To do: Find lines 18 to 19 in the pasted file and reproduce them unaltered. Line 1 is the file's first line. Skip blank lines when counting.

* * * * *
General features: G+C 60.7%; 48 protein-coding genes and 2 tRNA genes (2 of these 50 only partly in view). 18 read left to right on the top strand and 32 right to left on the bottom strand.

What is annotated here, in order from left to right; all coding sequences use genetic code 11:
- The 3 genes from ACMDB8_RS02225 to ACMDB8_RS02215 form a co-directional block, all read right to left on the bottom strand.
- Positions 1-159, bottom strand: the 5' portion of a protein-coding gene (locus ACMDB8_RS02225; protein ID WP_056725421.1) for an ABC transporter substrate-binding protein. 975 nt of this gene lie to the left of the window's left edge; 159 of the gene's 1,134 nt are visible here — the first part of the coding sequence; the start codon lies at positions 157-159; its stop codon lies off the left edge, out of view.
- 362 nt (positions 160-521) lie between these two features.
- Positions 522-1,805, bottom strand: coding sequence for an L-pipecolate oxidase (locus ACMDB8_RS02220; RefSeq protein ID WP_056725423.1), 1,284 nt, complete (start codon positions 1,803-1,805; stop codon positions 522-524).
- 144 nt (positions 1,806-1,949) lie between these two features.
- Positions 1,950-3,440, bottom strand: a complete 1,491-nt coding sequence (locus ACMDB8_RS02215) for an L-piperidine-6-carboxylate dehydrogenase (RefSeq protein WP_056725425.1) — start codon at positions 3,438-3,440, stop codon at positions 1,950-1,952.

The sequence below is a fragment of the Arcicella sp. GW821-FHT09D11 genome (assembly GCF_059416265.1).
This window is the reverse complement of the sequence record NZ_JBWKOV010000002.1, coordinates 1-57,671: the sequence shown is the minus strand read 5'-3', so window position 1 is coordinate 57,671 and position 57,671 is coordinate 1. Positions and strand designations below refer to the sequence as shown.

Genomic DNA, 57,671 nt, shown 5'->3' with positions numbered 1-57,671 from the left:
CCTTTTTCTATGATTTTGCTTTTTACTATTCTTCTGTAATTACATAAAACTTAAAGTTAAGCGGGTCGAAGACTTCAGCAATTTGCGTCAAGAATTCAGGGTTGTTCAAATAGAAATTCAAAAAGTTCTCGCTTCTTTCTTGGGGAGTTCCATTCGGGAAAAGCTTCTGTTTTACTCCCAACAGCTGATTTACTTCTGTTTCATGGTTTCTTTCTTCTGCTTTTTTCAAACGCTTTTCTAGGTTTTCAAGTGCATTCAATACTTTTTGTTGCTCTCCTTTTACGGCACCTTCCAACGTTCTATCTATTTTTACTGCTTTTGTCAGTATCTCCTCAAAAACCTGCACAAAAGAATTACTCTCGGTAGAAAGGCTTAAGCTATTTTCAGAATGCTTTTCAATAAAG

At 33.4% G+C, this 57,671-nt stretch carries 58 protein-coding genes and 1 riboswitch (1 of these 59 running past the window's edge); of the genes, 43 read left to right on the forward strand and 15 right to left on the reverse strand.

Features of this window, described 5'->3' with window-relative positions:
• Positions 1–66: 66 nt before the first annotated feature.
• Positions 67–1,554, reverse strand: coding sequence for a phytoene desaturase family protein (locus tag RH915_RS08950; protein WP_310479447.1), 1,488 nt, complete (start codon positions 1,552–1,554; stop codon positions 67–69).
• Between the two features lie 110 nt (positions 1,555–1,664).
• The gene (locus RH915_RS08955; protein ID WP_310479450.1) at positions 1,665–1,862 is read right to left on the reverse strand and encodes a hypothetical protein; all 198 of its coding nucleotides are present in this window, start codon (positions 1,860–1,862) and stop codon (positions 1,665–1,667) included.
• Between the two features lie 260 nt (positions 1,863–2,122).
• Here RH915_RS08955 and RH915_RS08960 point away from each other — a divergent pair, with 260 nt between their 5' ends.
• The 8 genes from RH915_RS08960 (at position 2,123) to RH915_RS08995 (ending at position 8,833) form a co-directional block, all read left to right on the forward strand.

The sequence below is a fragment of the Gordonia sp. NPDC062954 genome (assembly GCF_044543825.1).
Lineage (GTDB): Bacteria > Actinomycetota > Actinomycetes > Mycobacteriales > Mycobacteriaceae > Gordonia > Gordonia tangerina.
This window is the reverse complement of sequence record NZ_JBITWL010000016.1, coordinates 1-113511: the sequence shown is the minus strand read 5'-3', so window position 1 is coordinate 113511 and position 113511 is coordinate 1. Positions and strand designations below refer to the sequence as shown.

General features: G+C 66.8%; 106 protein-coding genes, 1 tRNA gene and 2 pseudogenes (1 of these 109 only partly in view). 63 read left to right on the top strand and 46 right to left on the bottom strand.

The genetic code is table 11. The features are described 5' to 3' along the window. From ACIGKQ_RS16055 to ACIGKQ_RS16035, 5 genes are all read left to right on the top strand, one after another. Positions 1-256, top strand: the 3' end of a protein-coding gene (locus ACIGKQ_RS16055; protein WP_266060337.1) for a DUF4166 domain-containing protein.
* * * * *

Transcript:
• The gene (locus RH915_RS08955; protein ID WP_310479450.1) at positions 1,665–1,862 is read right to left on the reverse strand and encodes a hypothetical protein; all 198 of its coding nucleotides are present in this window, start codon (positions 1,860–1,862) and stop codon (positions 1,665–1,667) included.
• Between the two features lie 260 nt (positions 1,863–2,122).